California Department of Corrections and Rehabilitation / via AP
SACRAMENTO, Calif .– The governor of California on Thursday rejected the release of Robert F. Kennedy’s assassin Sirhan Sirhan from prison more than half a century after the 1968 murder left a deep wound during one from America’s darkest times.
Gov. Gavin Newsom, who cited RFK as his “political hero” and embraced the historic significance of his decision, rejected a recommendation from a group of two parole board members. Newsom said Sirhan, now 77, poses an unreasonable threat to public safety.
“The assassination of Senator Kennedy by Mr. Sirhan is one of the most notorious crimes in American history,” Newsom wrote in its ruling. “After decades in prison, he failed to address the loopholes that led to the assassination of Senator Kennedy. Mr. Sirhan does not have the insight that would prevent him from making the same kinds of dangerous decisions as in the past.”
He said factors in his decision, including Sirhan’s refusal to accept responsibility for his crime, his lack of insight and the responsibility required to support his safe release, his inability to deny the violence committed on his behalf and his inability to mitigate his risk factors.
Sirhan will be summoned for a new parole hearing no later than February 2023.
Kennedy, the US senator from New York, was shot moments after claiming victory in the Democratic presidential primary in California. Five other people were injured in the assassination of the Ambassador Hotel in Los Angeles.
His brother, President John F. Kennedy, was assassinated in 1963.
The parole board’s recommendation in August to release Sirhan has divided the iconic Kennedy family, with two of RFK’s sons – Douglas Kennedy and Robert F. Kennedy Jr. – supporting his release. But six of the nine surviving children of Kennedy and Ethel Kennedy, RFK’s wife, have urged Newsom to block his parole.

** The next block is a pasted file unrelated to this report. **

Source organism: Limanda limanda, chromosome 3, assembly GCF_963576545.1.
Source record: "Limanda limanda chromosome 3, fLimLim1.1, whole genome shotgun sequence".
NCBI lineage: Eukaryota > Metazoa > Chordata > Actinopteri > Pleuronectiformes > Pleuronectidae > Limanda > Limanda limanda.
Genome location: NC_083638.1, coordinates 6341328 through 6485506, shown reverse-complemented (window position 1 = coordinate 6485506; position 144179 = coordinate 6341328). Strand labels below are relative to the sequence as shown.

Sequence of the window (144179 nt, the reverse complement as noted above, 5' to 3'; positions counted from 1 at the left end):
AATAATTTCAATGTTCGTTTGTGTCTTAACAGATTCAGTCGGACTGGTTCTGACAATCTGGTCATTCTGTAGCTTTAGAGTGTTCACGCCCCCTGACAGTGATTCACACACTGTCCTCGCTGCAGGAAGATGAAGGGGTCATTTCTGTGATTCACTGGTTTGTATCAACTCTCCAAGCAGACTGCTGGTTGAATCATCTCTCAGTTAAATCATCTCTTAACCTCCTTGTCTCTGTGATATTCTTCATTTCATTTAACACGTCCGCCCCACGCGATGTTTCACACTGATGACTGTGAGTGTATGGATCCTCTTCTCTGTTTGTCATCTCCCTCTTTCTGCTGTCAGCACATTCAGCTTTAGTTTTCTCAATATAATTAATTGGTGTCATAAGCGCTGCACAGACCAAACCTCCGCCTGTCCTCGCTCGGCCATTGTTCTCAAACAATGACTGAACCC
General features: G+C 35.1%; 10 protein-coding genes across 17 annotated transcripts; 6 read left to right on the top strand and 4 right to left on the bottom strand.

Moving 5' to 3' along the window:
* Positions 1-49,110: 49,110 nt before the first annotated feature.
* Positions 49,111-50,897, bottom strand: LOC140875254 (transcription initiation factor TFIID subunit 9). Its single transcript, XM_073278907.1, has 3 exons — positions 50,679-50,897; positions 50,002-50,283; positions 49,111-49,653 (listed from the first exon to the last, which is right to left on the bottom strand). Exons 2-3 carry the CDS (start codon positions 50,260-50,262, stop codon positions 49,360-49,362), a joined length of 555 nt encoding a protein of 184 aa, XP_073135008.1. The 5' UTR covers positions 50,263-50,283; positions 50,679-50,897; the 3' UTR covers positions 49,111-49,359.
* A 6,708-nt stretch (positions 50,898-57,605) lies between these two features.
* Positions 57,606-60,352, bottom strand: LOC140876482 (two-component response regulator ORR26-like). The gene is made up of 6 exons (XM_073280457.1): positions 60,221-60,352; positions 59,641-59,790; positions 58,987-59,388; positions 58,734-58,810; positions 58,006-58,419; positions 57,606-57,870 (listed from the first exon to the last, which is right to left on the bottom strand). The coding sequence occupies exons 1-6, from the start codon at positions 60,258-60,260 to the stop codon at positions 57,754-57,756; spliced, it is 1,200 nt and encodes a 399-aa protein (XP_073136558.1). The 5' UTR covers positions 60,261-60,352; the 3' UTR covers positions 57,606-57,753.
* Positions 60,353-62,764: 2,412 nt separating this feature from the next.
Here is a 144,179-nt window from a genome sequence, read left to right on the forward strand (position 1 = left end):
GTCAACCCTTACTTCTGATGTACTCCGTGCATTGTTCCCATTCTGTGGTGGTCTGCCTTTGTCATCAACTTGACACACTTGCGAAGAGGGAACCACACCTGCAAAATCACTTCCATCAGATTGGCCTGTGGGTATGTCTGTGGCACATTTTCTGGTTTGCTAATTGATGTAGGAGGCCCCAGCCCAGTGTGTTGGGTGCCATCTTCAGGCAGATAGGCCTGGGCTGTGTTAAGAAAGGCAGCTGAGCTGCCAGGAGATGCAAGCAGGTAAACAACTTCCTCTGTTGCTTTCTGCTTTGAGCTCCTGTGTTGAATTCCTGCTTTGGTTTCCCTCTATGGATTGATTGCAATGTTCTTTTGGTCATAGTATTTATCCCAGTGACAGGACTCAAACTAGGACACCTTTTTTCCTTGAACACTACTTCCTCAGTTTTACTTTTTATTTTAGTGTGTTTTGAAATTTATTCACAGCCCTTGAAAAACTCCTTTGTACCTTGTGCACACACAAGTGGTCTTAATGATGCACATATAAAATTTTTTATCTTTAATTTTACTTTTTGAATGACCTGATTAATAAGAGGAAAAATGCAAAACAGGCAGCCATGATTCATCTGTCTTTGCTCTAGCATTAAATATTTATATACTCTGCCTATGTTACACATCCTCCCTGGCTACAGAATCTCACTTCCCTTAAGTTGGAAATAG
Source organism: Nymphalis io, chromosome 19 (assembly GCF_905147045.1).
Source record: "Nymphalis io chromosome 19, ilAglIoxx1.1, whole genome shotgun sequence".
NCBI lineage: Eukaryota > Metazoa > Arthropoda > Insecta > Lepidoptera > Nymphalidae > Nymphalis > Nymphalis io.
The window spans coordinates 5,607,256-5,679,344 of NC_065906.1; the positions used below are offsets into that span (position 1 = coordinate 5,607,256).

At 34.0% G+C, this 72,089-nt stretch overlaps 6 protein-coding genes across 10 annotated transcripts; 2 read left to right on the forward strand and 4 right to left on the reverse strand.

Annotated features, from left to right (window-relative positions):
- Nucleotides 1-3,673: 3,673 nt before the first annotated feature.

The panel’s decision was based in part on several new California laws since he was denied parole in 2016 – the 15th time he has lost his release request.
The commissioners were to consider that Sirhan had committed his crime at a young age, when he was 24 years old; that he is now old; and that the Christian Palestinian who immigrated from Jordan suffered trauma as a child as a result of the conflict in the Middle East.
Additionally, Los Angeles County prosecutors did not oppose his parole, in line with District Attorney George Gascón’s policy that prosecutors should not be involved in deciding whether prisoners are ready to go. be released.
The decision had a personal touch for Newsom, a fellow Democrat, who displays RFK photos in his official offices and at home. One of them is Kennedy’s with Newsom’s late father.
Newsom has previously reflected on the gravity of having Sirhan’s fate in his hands, saying it was an emotional issue that echoed the turbulent ’60s and reopened memories many want to forget.
Sirhan was initially sentenced to death, but that sentence was commuted to life in prison when the California Supreme Court briefly banned capital punishment in 1972.
He now has heart disease and is a survivor of prostate cancer, valley fever and a throat slit by another prisoner in 2019, his lawyer, Angela Berry, said.
Munir Sirhan said his older brother could live with him if he was released and not deported to Jordan. Sirhan Sirhan has waived his right to fight the eviction.
During his parole hearing, white-haired Sirhan called Kennedy “the hope of the world.” But he stopped before taking full responsibility for a shooting that he said he couldn’t remember because he was drunk.
“It pains me… the knowledge of such a horrific act, if I actually did it,” Sirhan said.